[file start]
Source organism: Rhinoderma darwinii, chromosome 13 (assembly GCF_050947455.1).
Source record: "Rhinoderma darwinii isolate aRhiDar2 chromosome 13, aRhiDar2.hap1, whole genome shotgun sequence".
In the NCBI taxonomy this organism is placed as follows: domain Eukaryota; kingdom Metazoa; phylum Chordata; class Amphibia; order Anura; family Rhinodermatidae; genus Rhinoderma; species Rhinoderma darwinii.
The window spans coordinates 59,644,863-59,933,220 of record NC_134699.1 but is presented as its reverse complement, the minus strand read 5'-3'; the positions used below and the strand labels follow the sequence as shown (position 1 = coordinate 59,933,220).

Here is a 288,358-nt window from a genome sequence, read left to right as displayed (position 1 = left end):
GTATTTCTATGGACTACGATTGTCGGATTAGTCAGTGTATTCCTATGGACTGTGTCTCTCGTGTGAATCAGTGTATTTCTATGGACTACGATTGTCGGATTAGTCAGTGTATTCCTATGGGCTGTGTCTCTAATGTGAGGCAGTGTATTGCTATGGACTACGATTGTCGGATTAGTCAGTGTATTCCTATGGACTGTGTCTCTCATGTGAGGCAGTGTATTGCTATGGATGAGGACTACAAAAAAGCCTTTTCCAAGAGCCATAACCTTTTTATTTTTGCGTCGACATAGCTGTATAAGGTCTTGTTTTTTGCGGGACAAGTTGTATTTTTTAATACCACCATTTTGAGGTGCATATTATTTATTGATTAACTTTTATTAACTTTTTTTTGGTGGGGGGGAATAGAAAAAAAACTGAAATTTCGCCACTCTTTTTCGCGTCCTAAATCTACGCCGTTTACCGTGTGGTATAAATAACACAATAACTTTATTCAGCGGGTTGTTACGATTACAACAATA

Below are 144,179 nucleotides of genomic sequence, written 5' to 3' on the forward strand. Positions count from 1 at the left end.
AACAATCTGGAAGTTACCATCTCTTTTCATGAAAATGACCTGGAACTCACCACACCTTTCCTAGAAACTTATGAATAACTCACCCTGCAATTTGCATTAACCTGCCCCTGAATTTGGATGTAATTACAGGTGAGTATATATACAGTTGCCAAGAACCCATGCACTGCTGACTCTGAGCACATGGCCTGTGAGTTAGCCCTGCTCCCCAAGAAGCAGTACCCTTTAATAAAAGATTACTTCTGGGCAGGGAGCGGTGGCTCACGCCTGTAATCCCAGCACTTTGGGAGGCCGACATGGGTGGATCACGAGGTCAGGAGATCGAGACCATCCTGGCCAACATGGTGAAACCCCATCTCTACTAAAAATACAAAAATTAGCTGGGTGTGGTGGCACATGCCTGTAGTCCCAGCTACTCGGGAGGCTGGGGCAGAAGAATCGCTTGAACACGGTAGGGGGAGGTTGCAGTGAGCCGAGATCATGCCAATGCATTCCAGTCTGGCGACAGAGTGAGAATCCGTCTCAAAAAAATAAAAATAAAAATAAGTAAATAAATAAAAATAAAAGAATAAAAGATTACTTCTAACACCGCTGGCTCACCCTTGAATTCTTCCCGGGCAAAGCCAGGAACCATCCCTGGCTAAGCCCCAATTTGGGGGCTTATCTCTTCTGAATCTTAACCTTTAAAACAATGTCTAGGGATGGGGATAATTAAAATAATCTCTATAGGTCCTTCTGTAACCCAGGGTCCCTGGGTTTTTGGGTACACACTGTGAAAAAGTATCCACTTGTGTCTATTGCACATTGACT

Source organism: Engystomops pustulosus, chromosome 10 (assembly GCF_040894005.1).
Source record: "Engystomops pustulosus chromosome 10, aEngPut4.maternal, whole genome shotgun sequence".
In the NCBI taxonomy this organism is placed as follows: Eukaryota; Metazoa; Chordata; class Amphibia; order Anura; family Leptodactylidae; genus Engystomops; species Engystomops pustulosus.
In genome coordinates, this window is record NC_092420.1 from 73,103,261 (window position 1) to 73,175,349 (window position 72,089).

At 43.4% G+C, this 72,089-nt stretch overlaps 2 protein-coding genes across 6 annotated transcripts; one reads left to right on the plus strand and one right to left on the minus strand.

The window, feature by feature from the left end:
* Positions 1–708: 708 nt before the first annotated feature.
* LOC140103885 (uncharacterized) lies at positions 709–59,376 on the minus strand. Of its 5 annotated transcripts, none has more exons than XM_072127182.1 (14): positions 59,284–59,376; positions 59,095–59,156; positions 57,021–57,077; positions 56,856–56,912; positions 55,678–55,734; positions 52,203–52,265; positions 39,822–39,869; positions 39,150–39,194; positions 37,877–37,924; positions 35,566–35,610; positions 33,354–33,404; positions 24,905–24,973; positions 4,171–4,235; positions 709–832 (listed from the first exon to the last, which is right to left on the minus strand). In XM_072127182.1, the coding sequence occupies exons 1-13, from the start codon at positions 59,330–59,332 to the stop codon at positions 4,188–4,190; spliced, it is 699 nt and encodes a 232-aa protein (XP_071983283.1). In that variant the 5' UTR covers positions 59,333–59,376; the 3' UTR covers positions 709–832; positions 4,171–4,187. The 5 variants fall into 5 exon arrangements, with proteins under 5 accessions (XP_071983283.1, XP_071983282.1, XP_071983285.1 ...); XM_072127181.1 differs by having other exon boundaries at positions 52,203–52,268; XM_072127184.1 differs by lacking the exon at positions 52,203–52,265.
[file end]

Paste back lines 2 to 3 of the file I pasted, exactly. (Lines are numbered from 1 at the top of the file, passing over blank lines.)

Source record: "Rhinoderma darwinii isolate aRhiDar2 chromosome 13, aRhiDar2.hap1, whole genome shotgun sequence".
In the NCBI taxonomy this organism is placed as follows: domain Eukaryota; kingdom Metazoa; phylum Chordata; class Amphibia; order Anura; family Rhinodermatidae; genus Rhinoderma; species Rhinoderma darwinii.